Survivors of medical error need crisis intervention

Survivors of medical error need crisis intervention

When health journalist Cheryl Clark wrote about the need for crisis intervention for “second victims” of medical error, defining “second victims” as medical caretakers, she struck a nerve.  Recommending crisis intervention for staff, highlights the absence of meaningful help for injured patients and their families.

In Clark’s article, a hospital patient safety officer notes that medical error trauma is worse when hospital staff  have a personal relationship with the injured or deceased patient, e.g. if the deceased is a colleague.

But the obvious conclusion is not drawn:  Survivors need more assistance than they currently receive.   Isolating patients and their families from circumstances surrounding medical errors does not promote healing of patients or their families any more than it helps traumatized medical staff.

Recognition of the needs of caregivers should trigger awareness that patients and their families deserve more effective care as well. Too often, when medical errors occur, patients and families may not even learn that the mistake happened.

Crisis intervention for medically-harmed patients and their families is virtually nonexistent.  Yet, bullet-proofing communications between staff and patients fuels both grief and anger.

As the parent of a patient, I have personally encountered crisis responses which appeared to be designed for our benefit as harmed patient and family member.  However, my daughter’s medical records suggest that interventions might have been self-serving, business-based efforts designed to minimize the hospital’s liability and to protect its reputation rather than genuine efforts to help.

After a mistake on the telemetry unit resulted in respiratory arrest, rescue, and transfer to the ICU, a telemetry nurse visited my daughter in the ICU and exchanged emails with her.   We never questioned whether the nurse’s outreach was genuine.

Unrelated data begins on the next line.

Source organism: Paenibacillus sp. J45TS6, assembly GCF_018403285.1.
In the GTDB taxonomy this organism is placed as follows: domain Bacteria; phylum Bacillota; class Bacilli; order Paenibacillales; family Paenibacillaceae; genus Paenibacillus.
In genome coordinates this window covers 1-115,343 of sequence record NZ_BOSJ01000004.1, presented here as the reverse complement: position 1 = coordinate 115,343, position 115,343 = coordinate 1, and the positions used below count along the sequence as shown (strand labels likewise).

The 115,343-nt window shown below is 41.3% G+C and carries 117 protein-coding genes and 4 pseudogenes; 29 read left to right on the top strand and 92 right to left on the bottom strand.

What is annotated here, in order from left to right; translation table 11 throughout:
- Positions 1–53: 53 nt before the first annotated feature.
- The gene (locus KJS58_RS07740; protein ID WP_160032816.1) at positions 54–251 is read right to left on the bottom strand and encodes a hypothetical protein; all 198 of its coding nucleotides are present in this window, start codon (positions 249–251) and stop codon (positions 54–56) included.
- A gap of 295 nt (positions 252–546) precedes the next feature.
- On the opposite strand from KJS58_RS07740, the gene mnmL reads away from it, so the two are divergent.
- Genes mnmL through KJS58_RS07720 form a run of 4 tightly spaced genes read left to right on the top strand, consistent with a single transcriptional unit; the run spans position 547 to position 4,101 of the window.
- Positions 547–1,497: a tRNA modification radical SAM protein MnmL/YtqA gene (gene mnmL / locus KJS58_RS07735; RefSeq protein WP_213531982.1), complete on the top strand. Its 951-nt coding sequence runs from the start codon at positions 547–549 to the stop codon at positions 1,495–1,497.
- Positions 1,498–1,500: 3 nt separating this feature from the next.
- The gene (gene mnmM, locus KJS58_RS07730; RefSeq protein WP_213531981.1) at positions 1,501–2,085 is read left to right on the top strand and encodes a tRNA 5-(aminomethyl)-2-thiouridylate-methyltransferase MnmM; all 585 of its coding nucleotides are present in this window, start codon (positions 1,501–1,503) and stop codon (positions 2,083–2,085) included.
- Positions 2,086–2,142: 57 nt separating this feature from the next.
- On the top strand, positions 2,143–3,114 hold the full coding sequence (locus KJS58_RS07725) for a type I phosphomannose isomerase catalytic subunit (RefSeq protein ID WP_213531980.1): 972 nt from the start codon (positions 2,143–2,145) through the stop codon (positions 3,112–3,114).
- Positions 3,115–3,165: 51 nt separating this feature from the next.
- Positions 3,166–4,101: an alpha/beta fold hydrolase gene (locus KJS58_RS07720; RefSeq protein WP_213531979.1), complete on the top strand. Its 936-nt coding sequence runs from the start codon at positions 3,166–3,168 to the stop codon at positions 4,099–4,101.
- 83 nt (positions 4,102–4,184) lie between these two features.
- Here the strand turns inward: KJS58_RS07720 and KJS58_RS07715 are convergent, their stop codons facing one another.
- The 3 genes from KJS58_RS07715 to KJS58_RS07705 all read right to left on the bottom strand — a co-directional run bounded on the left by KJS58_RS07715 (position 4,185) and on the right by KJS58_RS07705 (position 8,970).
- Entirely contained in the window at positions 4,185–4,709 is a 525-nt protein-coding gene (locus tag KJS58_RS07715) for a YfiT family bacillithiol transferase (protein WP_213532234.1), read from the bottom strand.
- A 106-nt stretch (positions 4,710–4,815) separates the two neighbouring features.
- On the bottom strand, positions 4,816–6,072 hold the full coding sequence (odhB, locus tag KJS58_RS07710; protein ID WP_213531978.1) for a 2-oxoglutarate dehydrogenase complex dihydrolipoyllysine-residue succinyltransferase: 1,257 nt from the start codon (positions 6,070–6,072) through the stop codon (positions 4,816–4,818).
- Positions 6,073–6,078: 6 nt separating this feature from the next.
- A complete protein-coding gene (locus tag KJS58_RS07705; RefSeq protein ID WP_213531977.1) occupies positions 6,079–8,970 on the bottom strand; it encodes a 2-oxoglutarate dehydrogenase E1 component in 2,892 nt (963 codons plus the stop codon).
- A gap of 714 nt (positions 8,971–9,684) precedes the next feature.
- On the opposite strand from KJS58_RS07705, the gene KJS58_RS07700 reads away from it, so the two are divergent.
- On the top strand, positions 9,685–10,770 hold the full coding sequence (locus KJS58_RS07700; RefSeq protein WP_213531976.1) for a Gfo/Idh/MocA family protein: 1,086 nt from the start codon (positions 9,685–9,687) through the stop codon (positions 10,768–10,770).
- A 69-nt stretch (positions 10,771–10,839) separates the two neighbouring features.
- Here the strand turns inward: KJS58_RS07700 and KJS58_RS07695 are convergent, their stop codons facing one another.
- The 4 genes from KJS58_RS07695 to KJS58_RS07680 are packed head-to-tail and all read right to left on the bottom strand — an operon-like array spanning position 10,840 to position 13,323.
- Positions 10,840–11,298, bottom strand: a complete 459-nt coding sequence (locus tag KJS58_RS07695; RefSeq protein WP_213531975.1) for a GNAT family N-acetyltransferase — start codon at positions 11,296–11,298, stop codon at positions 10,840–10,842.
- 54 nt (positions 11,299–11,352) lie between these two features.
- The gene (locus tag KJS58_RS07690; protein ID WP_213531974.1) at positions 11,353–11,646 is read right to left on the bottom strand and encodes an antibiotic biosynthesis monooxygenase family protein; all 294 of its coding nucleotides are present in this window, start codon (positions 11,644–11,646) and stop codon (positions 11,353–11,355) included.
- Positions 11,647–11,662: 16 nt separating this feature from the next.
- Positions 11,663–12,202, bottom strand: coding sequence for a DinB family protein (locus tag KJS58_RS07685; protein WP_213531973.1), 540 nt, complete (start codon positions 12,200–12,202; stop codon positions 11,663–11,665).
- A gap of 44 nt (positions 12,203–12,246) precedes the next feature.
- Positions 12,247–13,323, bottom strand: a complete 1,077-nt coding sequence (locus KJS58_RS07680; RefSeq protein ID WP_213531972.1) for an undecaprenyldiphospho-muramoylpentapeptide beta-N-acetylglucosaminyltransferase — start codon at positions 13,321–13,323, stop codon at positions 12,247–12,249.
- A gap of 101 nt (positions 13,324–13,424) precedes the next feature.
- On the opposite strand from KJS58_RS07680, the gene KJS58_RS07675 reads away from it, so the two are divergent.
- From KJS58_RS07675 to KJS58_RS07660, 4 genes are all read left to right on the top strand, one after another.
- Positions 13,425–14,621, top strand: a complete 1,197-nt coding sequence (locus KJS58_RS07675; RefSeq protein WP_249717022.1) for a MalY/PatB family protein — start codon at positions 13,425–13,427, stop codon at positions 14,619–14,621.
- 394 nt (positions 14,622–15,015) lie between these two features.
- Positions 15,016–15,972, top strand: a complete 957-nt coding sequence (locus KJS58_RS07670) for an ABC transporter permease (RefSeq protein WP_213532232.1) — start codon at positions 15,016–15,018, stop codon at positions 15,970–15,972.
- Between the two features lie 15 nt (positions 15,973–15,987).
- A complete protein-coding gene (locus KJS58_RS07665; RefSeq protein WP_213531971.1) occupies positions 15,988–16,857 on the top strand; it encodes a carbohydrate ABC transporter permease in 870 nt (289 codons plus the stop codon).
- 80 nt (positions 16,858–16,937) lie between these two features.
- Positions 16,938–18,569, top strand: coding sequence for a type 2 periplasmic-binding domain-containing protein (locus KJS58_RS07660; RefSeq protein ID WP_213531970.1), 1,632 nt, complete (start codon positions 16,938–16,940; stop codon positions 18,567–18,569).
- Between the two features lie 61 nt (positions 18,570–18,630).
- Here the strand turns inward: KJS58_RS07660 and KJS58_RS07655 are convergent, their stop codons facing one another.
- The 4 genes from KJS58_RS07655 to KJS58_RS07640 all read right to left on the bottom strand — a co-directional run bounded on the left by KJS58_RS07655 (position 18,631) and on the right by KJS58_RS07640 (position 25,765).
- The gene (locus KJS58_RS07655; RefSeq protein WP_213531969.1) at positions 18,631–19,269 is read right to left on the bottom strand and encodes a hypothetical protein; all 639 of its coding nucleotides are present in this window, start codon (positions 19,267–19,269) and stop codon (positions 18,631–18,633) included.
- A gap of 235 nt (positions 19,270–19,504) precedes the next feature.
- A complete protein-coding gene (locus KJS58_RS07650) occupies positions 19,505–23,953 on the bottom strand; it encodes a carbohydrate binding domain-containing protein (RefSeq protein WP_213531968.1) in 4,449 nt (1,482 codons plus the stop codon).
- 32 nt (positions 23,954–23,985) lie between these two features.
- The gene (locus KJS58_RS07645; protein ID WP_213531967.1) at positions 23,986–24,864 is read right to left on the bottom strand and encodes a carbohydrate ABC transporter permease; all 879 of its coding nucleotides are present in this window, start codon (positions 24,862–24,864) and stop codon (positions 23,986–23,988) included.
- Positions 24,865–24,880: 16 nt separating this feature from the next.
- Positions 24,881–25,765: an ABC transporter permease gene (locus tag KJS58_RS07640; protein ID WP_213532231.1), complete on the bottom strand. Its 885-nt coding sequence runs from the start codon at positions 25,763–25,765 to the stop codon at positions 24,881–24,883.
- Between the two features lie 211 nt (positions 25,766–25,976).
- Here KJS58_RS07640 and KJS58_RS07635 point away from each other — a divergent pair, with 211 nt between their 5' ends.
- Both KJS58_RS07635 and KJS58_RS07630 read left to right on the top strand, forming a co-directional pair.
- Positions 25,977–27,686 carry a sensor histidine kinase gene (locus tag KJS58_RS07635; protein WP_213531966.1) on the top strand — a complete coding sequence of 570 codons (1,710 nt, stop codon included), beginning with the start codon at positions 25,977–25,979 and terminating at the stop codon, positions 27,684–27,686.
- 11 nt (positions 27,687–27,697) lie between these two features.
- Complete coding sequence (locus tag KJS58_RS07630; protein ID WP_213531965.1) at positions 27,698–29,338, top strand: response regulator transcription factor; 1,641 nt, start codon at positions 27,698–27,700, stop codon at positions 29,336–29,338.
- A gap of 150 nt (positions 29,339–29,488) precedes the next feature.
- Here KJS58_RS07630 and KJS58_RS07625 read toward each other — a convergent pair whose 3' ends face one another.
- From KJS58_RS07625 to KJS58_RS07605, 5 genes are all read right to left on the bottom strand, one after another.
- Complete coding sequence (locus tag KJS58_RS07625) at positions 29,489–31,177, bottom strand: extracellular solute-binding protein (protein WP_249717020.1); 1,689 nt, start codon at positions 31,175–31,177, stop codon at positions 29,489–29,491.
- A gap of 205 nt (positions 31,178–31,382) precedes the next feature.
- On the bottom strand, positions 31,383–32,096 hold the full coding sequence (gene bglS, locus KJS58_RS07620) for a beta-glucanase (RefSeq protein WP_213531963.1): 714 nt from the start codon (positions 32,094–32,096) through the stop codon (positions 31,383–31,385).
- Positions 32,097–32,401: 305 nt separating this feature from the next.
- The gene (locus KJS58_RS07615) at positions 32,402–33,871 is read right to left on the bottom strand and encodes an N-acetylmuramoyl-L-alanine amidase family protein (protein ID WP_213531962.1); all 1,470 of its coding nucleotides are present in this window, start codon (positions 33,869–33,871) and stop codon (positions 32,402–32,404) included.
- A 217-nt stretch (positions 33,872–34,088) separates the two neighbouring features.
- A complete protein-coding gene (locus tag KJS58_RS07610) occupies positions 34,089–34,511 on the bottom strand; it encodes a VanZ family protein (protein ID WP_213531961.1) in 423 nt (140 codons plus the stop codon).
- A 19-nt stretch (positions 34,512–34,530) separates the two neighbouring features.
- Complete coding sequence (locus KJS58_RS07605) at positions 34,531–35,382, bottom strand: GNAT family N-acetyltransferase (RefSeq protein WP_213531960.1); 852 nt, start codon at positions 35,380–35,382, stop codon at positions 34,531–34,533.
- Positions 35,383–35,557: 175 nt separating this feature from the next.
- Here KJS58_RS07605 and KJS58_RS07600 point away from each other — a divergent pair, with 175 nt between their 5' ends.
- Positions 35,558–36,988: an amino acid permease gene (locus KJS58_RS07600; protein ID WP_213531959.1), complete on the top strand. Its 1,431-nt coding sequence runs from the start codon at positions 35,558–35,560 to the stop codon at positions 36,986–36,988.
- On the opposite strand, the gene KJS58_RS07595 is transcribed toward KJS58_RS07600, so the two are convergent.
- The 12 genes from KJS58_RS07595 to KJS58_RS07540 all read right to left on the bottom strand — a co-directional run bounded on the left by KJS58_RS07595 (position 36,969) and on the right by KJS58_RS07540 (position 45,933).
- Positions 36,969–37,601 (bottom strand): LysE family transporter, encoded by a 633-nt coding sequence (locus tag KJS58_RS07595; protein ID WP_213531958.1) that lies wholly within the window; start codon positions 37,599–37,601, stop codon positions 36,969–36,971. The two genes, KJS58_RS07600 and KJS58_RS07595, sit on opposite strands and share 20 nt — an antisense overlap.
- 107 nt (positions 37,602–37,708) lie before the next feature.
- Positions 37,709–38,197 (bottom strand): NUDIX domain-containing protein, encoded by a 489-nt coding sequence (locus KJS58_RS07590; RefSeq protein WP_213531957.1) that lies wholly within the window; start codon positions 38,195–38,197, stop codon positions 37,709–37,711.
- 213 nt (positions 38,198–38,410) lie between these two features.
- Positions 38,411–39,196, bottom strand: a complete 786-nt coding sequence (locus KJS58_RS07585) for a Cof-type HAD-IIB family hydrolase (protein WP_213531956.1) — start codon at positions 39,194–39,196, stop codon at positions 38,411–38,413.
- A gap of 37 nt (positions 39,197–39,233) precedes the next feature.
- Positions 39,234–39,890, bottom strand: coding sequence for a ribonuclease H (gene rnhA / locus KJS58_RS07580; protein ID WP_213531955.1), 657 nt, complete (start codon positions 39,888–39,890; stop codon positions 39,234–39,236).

But when the nurse broke off  communication after asking me to let her know about a time to meet, I wondered if her assistance was an effort to deflect a possible complaint to the state health department.  Because the error was serious and at least indirectly led to my daughter’s death, I did file a complaint, and the state health department issued a statement of deficiency and ordered a plan of correction.

In the notes of the meeting that followed, I found the following:

“It is well known that this patient was a very difficult patient and frequently refused to comply with the physician prescribed pulmonary treatments.”

My daughter was intubated, but alert.  Everything she “said” is preserved in the notebooks she filled and sent home from the hospital.  A typical note:

I am very motivated to do as much as possible to get better!

At this point, when I try to inhale sometimes I exhale instead and it is very hard, but I am not       giving up.

I want to do as much as I can to get better!

When it doesn’t work, when someone tells me “take a deep breath” and I instead take a shallow   breath or even exhale I am TRYING to take a deep breath and the wrong thing happens.  Just let me keep trying until I get it right (if possible)

Duplicity is never a good idea in personal or business relationships.  It is particularly difficult in the context of a parent watching her only child die in the ICU.

Martha Deed is a retired psychologist and author of The Last Collaboration.

Image credit: Shutterstock.com

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